Hesitantly, the social worker said yes. “Come on Dad, let’s show her,” said the little girl.

    Dad came over to the bed, grabbed his daughter’s arms and legs and started swinging her. Finally, he let go as she yelled, “Bombs away!” and landed on her bed. Loud, gleeful laughter followed.

    Looking horrified, the social worker said, “Stop! No! You should not be doing that.” Both father and daughter looked at her with troubled and quizzical faces and said, “We shouldn’t be doing bombs away?”

    “This is probably one of the best examples of the difference in how men and women view play with children,” said Dr. Ron Klinger, founder of the Center for Successful Fathering and author of The Common Sense No-Frills, Plain-English Guide to Being a Successful Dad.

    “Researchers tell us that children of all ages from infants to high school prefer play with dad over mom because it is unpredictable, physical, rough, dad cheats, and it’s fun. It is a test – it stretches you. You find yourself doing things you would never do. Most importantly, it is a playful form or preparation for the challenges our children will face in the real world.”

    Klinger contends that what the father was doing with his daughter was totally appropriate. While mothers are the initial primary caregivers and continue to be the nurturers and protectors, it is the father’s job to engage his children in rough and tumble play and to encourage them to take risks.

    However, the challenge for many is that nearly 80 percent of dads today did not grow up with an actively involved father in their lives. When moms say, “Don’t play so rough,” most guys don’t know to say, “But this is what I am supposed to be doing.”

    “The bonding with a child and their father is based on this rough and tumble play,” Klinger said. “This playful interaction turns out to be very powerful in teaching independence, self-reliance and courage. It also encourages children to become more tolerant of frustration. The father is introducing the child to a world that is defined by adventure and adversity, not comfort.”

    There are other benefits of rough and tumble play for children, too. They include:

    • Building a bond of affection and trust with their father;

    • Exposure to personal challenges such as riding a bike;

    • Learning to be a successful risk-taker;

    • Building self-confidence;

    • Girls growing up to be unintimidated by competitive men; and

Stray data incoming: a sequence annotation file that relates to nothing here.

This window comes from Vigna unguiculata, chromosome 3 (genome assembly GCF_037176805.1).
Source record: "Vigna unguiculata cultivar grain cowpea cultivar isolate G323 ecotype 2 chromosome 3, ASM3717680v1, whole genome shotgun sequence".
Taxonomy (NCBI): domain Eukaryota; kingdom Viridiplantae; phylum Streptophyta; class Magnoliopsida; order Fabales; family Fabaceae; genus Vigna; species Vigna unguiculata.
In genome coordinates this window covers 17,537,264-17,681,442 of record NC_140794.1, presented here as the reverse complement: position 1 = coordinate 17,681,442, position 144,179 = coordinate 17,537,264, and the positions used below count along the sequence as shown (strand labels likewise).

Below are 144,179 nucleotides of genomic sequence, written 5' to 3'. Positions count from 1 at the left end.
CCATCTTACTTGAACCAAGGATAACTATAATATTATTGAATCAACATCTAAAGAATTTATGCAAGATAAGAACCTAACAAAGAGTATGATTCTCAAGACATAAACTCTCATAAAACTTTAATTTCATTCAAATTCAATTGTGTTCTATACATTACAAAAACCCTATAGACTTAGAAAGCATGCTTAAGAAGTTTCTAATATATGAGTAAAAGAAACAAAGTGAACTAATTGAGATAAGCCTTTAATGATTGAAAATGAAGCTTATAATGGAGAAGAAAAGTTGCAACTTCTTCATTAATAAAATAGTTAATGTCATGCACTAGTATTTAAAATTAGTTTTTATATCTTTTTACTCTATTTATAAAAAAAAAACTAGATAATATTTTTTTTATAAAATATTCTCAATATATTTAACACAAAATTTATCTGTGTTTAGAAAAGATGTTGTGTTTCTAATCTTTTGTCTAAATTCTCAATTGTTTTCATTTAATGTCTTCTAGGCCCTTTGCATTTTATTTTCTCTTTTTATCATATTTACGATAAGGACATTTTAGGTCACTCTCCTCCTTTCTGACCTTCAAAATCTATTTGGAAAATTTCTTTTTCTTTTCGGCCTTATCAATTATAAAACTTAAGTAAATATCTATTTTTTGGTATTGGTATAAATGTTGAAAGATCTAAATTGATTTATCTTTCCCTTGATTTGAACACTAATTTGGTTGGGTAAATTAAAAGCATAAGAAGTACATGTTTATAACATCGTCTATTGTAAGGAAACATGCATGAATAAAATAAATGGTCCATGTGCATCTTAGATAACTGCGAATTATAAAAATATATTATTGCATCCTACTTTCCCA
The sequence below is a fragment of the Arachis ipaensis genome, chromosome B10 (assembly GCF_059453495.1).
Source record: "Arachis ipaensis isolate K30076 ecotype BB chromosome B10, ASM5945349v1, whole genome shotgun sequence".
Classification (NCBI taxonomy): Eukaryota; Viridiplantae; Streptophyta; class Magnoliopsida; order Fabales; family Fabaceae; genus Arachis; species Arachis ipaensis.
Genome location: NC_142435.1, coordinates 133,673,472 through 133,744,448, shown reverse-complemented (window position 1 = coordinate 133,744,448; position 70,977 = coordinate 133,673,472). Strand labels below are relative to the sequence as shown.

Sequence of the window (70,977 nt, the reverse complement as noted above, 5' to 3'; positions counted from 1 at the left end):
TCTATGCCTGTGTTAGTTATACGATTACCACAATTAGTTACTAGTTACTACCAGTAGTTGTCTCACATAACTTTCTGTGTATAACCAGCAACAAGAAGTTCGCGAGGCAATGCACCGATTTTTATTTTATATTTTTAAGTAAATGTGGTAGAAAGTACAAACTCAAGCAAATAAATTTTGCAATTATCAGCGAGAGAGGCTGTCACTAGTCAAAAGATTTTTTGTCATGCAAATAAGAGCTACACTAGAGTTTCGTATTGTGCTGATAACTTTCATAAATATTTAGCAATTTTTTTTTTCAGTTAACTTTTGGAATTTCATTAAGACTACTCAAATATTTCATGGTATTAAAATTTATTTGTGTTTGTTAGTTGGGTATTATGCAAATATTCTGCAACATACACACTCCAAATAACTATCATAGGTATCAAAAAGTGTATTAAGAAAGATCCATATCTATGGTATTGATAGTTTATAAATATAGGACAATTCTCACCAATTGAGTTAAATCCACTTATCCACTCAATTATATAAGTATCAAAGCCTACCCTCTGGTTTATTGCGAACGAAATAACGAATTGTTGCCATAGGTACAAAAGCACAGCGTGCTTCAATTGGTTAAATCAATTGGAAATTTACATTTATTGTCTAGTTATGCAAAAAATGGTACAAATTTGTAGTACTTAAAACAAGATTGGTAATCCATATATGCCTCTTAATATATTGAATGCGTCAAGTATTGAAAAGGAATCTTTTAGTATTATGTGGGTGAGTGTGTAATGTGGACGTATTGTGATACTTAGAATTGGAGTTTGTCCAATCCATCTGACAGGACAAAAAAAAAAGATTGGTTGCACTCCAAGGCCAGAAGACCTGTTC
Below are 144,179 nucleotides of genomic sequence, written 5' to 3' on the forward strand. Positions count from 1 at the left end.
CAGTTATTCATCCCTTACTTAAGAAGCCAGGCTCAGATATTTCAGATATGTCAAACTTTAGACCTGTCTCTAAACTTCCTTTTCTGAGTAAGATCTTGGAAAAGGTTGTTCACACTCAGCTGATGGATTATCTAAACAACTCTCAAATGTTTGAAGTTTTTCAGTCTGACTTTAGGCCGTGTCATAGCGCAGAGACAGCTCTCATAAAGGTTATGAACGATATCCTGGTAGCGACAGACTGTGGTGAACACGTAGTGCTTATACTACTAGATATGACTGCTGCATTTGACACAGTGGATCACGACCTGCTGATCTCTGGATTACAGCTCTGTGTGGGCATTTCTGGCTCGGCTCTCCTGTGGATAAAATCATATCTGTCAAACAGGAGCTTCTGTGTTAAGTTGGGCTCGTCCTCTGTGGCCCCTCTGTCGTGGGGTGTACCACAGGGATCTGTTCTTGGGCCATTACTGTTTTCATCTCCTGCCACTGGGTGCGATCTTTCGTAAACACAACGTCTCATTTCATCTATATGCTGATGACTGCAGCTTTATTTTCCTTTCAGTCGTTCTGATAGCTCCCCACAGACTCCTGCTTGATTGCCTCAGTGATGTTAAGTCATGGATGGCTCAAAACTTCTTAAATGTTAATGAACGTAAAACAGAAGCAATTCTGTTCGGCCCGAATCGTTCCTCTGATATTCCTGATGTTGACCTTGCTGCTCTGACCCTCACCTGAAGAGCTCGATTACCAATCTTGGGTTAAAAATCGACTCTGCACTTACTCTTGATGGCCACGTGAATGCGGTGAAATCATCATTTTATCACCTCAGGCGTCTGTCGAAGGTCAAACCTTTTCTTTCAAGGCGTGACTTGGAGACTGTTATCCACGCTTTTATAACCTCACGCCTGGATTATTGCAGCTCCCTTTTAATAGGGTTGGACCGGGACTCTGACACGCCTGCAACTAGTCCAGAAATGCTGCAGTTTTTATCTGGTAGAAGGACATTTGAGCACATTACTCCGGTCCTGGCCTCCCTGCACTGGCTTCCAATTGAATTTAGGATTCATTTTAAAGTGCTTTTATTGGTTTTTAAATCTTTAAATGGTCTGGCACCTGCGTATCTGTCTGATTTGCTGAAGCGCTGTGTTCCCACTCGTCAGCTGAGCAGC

• Becoming resilient.

    “When a mother approaches her child, the infant’s heart rate begins to slow down,” Klinger said. “When a father approaches his child, their heart rate begins to race in anticipation of excitement and action. Babies need this to stimulate brain activity. 

    “I can remember when my own son would climb our spiral staircase and leap out to me below. The space separating us was only a couple of feet, but he was jumping from seven feet high. He was investing a huge amount of trust in me. Admittedly, this is the kind of thing that drives mom nuts, yet it's exactly what dads and children should be doing. Play is the antidote for anxiety.”

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    Don't Waste Father's Day

    Once a man took the day off to take his son fishing. His son was thrilled that his father would take a day away from important work to spend time with him, and he considered this day as one of the best days of his life. After the father passed away, his son found a diary among his dad's possessions and began reading it. When he came to the day they spent together fishing, the entry read, “Took off work to take son fishing. Day wasted.”

    Essays written for an FTF essay contest about fathers often described a warm and loving relationship between father and child, but some children were courageous enough to write about their strained relationship with their father. They described difficult circumstances and even questioned their father’s love. However, each of them seemed to hold out hope that their relationship with their father would someday be better.

    Many people, young and old, find themselves in a father-child relationship that is difficult at best. Words and deeds from the past continue to drive a deep wedge in the relationship. Deep down they would like things to be better, but they don’t know how to change the situation for the better. In too many instances, one party is waiting for the other to apologize.

    If you find yourself in a similar circumstance, here are five steps you can take to restore your relationship.

    • Be willing to make the first move.

    • Forgive. Forgiveness doesn’t mean the behavior was justified. It means you are willing to cut someone loose from a debt and move on with your life.

    • Keep your expectations realistic. Relationships do not mend overnight, so it will take time and commitment on your part. You can’t predict how someone else will respond, but you can choose how to deal with whatever it might be.

    • Accept the person for who they are. Everyone has faults. It's easy to tell a person how they need to change. It is much harder to accept them where they are with all of their strengths and weaknesses.

    • Celebrate the small steps toward restoration. Even though the relationship may not be all you want it to be, understand that even the smallest move toward reconciliation is reason to celebrate.

    Distressed relationships do not happen overnight. Through a series of events, people become wounded and keep a tally sheet; then bitterness grows into anger and relationships weaken. It only takes one person to take the first step toward mending a broken relationship. Even if the other person doesn’t respond, you can allow healing to happen in your own life. If nothing else, you will know that you have made an effort to change the situation for the better.